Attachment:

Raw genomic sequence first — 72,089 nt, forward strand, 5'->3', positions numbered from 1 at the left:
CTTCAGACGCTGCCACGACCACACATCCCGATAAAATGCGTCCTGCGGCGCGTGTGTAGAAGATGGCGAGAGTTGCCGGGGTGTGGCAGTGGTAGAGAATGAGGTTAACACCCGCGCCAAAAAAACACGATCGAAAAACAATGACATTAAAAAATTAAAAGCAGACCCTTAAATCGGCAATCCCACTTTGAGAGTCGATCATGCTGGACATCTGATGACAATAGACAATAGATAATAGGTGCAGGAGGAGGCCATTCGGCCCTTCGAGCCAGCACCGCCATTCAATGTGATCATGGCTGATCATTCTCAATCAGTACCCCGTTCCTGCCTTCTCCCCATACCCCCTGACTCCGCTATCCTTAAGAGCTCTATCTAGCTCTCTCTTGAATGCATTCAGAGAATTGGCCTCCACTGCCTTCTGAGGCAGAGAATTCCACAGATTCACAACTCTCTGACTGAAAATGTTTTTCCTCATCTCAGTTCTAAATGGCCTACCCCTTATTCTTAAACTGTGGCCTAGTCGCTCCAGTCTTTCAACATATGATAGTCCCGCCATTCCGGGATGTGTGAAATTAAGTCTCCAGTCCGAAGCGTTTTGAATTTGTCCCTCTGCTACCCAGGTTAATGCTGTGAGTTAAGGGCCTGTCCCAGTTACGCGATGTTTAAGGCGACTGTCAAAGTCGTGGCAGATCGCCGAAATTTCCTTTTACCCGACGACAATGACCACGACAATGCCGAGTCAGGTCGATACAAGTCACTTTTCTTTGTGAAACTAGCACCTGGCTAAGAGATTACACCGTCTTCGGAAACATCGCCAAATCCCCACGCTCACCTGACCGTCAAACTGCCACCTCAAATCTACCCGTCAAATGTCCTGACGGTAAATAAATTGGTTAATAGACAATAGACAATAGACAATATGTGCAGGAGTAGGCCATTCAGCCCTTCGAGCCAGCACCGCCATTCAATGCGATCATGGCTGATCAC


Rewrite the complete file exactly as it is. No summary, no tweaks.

Raw genomic sequence first — 72,089 nt, forward strand, 5'->3', positions numbered from 1 at the left:
CTTCAGACGCTGCCACGACCACACATCCCGATAAAATGCGTCCTGCGGCGCGTGTGTAGAAGATGGCGAGAGTTGCCGGGGTGTGGCAGTGGTAGAGAATGAGGTTAACACCCGCGCCAAAAAAACACGATCGAAAAACAATGACATTAAAAAATTAAAAGCAGACCCTTAAATCGGCAATCCCACTTTGAGAGTCGATCATGCTGGACATCTGATGACAATAGACAATAGATAATAGGTGCAGGAGGAGGCCATTCGGCCCTTCGAGCCAGCACCGCCATTCAATGTGATCATGGCTGATCATTCTCAATCAGTACCCCGTTCCTGCCTTCTCCCCATACCCCCTGACTCCGCTATCCTTAAGAGCTCTATCTAGCTCTCTCTTGAATGCATTCAGAGAATTGGCCTCCACTGCCTTCTGAGGCAGAGAATTCCACAGATTCACAACTCTCTGACTGAAAATGTTTTTCCTCATCTCAGTTCTAAATGGCCTACCCCTTATTCTTAAACTGTGGCCTAGTCGCTCCAGTCTTTCAACATATGATAGTCCCGCCATTCCGGGATGTGTGAAATTAAGTCTCCAGTCCGAAGCGTTTTGAATTTGTCCCTCTGCTACCCAGGTTAATGCTGTGAGTTAAGGGCCTGTCCCAGTTACGCGATGTTTAAGGCGACTGTCAAAGTCGTGGCAGATCGCCGAAATTTCCTTTTACCCGACGACAATGACCACGACAATGCCGAGTCAGGTCGATACAAGTCACTTTTCTTTGTGAAACTAGCACCTGGCTAAGAGATTACACCGTCTTCGGAAACATCGCCAAATCCCCACGCTCACCTGACCGTCAAACTGCCACCTCAAATCTACCCGTCAAATGTCCTGACGGTAAATAAATTGGTTAATAGACAATAGACAATAGACAATATGTGCAGGAGTAGGCCATTCAGCCCTTCGAGCCAGCACCGCCATTCAATGCGATCATGGCTGATCAC